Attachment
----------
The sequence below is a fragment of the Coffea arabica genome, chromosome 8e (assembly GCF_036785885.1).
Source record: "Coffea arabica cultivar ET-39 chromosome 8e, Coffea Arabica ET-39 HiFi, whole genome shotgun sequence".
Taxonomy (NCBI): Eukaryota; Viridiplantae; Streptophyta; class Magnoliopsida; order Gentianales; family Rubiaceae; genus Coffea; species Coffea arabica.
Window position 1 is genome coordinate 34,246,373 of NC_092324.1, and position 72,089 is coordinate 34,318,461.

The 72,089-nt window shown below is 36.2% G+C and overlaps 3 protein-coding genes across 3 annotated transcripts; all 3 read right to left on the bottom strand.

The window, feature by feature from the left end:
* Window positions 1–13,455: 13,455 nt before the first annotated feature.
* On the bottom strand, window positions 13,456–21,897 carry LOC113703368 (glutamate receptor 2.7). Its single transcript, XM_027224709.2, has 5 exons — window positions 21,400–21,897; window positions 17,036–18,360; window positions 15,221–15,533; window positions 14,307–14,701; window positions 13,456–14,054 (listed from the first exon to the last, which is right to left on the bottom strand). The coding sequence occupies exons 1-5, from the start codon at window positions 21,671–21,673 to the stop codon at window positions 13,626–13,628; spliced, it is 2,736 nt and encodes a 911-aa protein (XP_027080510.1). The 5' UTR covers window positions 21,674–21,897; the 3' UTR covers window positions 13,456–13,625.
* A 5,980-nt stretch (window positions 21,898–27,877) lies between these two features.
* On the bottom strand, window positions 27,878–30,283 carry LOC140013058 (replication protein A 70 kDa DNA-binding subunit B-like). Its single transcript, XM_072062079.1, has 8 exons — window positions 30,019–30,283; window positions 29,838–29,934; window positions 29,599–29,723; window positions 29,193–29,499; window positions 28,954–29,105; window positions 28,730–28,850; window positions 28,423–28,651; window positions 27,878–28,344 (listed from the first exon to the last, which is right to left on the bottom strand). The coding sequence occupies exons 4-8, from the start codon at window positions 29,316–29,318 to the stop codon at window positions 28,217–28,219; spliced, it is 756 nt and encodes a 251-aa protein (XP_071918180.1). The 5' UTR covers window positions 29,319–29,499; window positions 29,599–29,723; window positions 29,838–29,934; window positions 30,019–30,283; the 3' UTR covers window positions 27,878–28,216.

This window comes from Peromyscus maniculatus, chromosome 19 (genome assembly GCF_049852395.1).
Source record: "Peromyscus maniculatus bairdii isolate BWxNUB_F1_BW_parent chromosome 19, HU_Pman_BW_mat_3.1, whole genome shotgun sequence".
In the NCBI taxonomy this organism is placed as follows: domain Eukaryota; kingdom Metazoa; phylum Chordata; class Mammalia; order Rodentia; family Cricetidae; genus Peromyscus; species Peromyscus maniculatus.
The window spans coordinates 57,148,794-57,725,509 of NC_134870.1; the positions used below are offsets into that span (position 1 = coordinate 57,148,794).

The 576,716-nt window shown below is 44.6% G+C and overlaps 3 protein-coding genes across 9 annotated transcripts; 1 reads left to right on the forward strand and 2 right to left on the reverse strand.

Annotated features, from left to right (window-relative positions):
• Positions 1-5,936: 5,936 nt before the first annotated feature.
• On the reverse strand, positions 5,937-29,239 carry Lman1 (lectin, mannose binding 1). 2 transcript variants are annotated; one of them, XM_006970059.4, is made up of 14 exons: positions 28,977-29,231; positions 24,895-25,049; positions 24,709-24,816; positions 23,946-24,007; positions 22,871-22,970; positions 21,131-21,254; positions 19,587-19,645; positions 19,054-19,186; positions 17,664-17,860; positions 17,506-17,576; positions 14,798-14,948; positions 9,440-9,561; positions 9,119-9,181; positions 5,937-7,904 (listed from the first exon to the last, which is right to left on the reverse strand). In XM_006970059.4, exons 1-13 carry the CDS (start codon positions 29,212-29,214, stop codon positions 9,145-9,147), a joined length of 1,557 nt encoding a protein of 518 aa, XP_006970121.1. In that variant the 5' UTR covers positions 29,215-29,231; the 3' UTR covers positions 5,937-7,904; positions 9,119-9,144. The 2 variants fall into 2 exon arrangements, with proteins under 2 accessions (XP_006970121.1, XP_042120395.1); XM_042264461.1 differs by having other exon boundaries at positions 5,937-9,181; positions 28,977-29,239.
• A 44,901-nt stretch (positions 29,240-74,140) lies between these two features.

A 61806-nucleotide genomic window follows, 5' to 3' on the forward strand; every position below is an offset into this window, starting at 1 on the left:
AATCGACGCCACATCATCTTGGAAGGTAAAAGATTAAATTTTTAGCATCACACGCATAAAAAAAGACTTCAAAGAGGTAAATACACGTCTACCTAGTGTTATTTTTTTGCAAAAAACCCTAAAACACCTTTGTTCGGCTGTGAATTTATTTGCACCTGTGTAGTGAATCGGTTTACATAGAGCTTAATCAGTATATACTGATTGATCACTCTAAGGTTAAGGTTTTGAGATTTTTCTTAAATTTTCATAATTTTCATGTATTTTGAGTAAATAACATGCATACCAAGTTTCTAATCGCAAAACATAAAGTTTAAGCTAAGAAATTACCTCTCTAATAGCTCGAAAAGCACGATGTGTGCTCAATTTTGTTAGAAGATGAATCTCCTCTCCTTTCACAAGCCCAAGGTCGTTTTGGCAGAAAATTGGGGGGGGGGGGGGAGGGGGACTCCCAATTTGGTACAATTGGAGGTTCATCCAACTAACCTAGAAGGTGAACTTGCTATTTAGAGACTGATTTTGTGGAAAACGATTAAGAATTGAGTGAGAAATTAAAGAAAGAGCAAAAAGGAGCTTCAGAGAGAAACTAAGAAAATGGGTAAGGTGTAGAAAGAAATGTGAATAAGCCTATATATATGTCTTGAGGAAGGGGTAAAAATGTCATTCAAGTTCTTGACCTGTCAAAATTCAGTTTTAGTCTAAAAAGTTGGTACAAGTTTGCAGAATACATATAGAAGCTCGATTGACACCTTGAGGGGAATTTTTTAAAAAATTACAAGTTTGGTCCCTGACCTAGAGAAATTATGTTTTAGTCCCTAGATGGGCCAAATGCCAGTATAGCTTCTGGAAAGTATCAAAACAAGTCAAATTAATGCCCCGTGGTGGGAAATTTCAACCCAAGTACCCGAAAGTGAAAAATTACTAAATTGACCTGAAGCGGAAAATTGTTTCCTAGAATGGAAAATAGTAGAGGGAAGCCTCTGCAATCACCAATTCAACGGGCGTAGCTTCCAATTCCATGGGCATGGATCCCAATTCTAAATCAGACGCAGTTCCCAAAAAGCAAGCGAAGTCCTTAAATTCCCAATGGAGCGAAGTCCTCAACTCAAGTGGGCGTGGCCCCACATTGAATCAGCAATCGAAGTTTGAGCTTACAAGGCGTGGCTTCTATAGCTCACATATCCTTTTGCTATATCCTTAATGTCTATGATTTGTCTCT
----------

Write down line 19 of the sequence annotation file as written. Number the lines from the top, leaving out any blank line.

• A 44,901-nt stretch (positions 29,240-74,140) lies between these two features.